The Department of Health and Human Services’ Office for Civil Rights (OCR) has released new guidance for covered entities to help them protect their organizations from ransomware attacks, and deal with attacks if they should occur. The new guidance also clarifies how HIPAA Rules apply to healthcare ransomware infections.
Earlier this year, Deputy Director for Health Information Privacy Deven McGraw announced that new guidance on ransomware would be released by the OCR to help HIPAA-covered entities deal with the increased threat from ransomware.
The announcement was made shortly after a number of healthcare organizations had experienced ransomware attacks. Those attacks seriously disrupted systems and prevented healthcare professionals from communicating electronically and accessing the health records of patients.
Healthcare industry professionals have also been awaiting guidance on how HIPAA applies to ransomware infections for some time. Ransomware acts differently to many malware variants and there has been some confusion about whether a ransomware infection constitutes a “breach” as defined in the HIPAA regulations.
Malware can allow hackers to steal patient health information. However, many ransomware variants blindly encrypt data but do not result in hackers actually gaining access to patient files. If ransomware does not involve data being accessed, viewed, or copied, it has been argued that this would not constitute a breach. A full breach response – notifications to patients, notification of the incident to the OCR, and media announcements – would therefore not be required.
In an interview with the Security Media Group earlier this year, McGraw indicated that ransomware infections did, in many cases, constitute a data breach. This has now been confirmed in the latest OCR guidance. In the majority of cases, if ransomware has been installed on a network or device used to store ePHI, it would constitute a breach. If patient data is encrypted by ransomware, access has been gained by an attacker and this would be classed as an impermissible disclosure under HIPAA Rules.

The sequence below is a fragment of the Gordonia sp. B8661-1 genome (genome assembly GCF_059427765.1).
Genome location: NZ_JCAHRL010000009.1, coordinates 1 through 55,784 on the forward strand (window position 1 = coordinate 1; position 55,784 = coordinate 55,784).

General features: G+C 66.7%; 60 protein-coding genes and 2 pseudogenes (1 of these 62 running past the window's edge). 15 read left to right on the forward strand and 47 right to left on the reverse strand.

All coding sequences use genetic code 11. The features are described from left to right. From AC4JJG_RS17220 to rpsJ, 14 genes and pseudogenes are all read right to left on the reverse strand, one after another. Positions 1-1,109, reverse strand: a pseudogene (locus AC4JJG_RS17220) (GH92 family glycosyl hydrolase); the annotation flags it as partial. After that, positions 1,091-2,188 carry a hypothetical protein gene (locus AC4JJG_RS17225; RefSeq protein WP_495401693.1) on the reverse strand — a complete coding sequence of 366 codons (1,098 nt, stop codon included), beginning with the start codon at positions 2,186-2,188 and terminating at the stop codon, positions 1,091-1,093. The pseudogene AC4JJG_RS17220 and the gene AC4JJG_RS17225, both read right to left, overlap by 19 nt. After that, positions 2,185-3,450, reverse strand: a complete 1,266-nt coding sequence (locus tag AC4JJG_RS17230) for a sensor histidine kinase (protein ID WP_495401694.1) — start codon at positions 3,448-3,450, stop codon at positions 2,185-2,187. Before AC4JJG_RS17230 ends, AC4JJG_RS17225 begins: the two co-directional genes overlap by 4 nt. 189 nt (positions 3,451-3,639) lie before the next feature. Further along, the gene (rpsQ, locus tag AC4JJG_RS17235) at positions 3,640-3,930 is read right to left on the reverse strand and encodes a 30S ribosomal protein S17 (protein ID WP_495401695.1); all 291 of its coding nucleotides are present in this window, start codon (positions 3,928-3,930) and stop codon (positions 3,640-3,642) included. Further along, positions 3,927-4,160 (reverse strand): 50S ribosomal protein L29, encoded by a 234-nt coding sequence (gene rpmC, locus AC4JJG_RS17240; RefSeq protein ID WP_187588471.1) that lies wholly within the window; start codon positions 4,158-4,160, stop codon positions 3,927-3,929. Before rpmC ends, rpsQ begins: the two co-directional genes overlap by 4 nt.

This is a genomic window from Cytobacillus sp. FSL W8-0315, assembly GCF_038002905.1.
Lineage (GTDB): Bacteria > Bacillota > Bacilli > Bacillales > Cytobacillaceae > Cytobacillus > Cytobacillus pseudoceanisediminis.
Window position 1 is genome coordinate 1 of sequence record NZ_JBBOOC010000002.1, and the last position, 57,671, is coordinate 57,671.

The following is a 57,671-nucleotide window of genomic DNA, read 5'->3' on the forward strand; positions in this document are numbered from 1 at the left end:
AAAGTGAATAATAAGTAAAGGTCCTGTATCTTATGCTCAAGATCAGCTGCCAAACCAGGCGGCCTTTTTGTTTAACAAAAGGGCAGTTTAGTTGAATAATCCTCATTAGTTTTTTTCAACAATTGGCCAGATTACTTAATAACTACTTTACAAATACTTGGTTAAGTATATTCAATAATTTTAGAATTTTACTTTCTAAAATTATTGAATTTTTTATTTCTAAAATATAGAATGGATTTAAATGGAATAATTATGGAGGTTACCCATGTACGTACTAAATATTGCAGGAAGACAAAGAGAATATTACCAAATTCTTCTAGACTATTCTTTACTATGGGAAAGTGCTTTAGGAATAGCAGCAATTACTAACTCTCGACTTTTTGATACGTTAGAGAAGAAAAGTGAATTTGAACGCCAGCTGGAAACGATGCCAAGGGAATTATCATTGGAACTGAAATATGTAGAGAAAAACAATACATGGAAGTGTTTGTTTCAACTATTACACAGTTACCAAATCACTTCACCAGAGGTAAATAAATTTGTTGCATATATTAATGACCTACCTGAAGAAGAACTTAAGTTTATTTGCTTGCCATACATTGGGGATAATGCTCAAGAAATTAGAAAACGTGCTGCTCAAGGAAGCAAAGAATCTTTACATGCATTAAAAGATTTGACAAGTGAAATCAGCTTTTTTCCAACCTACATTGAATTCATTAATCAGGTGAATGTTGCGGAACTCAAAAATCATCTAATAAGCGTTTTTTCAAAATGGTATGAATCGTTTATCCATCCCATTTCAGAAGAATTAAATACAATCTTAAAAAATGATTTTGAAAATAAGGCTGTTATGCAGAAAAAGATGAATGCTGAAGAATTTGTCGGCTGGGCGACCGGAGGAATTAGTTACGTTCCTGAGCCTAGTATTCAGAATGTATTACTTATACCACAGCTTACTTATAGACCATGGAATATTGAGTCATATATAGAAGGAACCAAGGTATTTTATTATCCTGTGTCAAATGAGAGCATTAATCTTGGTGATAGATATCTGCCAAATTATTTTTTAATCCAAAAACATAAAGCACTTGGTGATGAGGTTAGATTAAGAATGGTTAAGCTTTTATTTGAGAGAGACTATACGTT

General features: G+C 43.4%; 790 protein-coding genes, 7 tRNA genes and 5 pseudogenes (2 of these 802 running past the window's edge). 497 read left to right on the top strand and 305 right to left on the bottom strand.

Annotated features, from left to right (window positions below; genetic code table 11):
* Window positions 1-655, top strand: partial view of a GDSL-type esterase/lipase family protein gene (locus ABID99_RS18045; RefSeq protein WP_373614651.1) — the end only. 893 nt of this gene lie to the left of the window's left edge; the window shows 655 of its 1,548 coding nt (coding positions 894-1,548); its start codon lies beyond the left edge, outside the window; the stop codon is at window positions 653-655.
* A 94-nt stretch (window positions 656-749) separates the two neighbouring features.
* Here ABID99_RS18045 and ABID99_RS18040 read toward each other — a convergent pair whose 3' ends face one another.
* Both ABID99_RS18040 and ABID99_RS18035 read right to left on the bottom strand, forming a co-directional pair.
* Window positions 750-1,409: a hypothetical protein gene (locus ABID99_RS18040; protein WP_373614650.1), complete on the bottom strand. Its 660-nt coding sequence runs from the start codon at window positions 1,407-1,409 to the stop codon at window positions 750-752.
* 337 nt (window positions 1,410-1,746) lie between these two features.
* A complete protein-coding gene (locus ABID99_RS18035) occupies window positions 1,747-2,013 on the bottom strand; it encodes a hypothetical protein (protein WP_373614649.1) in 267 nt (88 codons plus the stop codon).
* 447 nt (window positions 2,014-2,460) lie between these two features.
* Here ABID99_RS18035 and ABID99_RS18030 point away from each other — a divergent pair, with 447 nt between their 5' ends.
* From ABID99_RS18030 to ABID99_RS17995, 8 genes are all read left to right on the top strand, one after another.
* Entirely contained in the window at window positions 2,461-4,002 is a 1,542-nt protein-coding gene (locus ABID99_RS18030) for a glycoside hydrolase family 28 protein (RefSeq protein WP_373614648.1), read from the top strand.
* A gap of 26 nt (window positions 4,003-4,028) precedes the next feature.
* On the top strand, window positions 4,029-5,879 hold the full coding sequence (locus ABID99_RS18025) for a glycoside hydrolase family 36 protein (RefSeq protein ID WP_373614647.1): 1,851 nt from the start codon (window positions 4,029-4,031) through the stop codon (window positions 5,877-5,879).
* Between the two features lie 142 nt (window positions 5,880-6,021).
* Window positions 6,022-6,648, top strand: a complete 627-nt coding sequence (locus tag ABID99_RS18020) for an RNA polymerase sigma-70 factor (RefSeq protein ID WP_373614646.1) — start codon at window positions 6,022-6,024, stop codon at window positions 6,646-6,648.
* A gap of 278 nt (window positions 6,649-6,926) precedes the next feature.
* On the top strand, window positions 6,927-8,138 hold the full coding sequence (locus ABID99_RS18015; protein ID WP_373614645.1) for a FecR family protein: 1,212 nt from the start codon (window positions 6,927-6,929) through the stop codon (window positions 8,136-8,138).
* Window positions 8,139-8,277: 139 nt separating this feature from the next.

That means that if patient data are encrypted by ransomware, all affected patients would need to be notified of the breach. A breach report would need to be issued to the OCR, and a media announcement made if the “breach” affected more than 500 patient records.
A full breach response – as required by the HIPAA Breach Notification Rule – would not be required if the organization could determine that there was a “low probability” of ePHI being viewed or copied. If ePHI had been encrypted to an appropriate standard by the healthcare organization prior to a ransomware infection it would not constitute a breach of unsecured PHI.
The new guidance provides information on how HIPAA applies to ransomware infections, but also offers detailed information on the steps that covered entities are expected to take to secure their networks, devices, and most importantly, ePHI. Best practices are detailed in the document and guidance is also provided on how to deal with a ransomware attack should one occur.
A Ransomware and HIPAA fact sheet can be downloaded here
Guidance on ransomware is available on this link